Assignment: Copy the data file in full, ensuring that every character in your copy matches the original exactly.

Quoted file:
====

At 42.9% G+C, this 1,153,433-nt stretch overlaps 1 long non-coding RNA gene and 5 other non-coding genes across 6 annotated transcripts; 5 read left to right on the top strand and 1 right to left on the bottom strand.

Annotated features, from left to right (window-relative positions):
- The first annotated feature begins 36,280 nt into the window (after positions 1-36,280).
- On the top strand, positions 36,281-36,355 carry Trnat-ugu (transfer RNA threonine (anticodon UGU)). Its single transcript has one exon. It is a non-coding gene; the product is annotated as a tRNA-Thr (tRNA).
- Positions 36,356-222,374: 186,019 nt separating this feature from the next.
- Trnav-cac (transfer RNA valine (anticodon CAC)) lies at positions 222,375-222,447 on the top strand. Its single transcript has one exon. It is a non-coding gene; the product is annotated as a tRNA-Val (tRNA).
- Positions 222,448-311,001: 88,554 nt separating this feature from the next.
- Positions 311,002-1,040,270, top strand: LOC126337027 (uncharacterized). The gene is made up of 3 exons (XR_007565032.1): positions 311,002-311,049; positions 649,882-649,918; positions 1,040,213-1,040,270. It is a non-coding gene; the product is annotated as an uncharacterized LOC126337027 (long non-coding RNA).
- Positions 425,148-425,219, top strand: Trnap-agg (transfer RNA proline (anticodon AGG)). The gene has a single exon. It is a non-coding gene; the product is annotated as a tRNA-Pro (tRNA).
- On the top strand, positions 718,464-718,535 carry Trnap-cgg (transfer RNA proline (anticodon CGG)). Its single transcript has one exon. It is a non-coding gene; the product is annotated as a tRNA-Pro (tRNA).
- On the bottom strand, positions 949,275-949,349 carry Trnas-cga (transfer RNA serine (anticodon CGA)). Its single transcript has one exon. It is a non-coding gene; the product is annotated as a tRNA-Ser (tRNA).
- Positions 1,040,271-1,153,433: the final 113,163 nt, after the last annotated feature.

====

At 42.9% G+C, this 1,153,433-nt stretch overlaps 1 long non-coding RNA gene and 5 other non-coding genes across 6 annotated transcripts; 5 read left to right on the top strand and 1 right to left on the bottom strand.

Annotated features, from left to right (window-relative positions):
- The first annotated feature begins 36,280 nt into the window (after positions 1-36,280).
- On the top strand, positions 36,281-36,355 carry Trnat-ugu (transfer RNA threonine (anticodon UGU)). Its single transcript has one exon. It is a non-coding gene; the product is annotated as a tRNA-Thr (tRNA).
- Positions 36,356-222,374: 186,019 nt separating this feature from the next.
- Trnav-cac (transfer RNA valine (anticodon CAC)) lies at positions 222,375-222,447 on the top strand. Its single transcript has one exon. It is a non-coding gene; the product is annotated as a tRNA-Val (tRNA).
- Positions 222,448-311,001: 88,554 nt separating this feature from the next.
- Positions 311,002-1,040,270, top strand: LOC126337027 (uncharacterized). The gene is made up of 3 exons (XR_007565032.1): positions 311,002-311,049; positions 649,882-649,918; positions 1,040,213-1,040,270. It is a non-coding gene; the product is annotated as an uncharacterized LOC126337027 (long non-coding RNA).
- Positions 425,148-425,219, top strand: Trnap-agg (transfer RNA proline (anticodon AGG)). The gene has a single exon. It is a non-coding gene; the product is annotated as a tRNA-Pro (tRNA).
- On the top strand, positions 718,464-718,535 carry Trnap-cgg (transfer RNA proline (anticodon CGG)). Its single transcript has one exon. It is a non-coding gene; the product is annotated as a tRNA-Pro (tRNA).
- On the bottom strand, positions 949,275-949,349 carry Trnas-cga (transfer RNA serine (anticodon CGA)). Its single transcript has one exon. It is a non-coding gene; the product is annotated as a tRNA-Ser (tRNA).
- Positions 1,040,271-1,153,433: the final 113,163 nt, after the last annotated feature.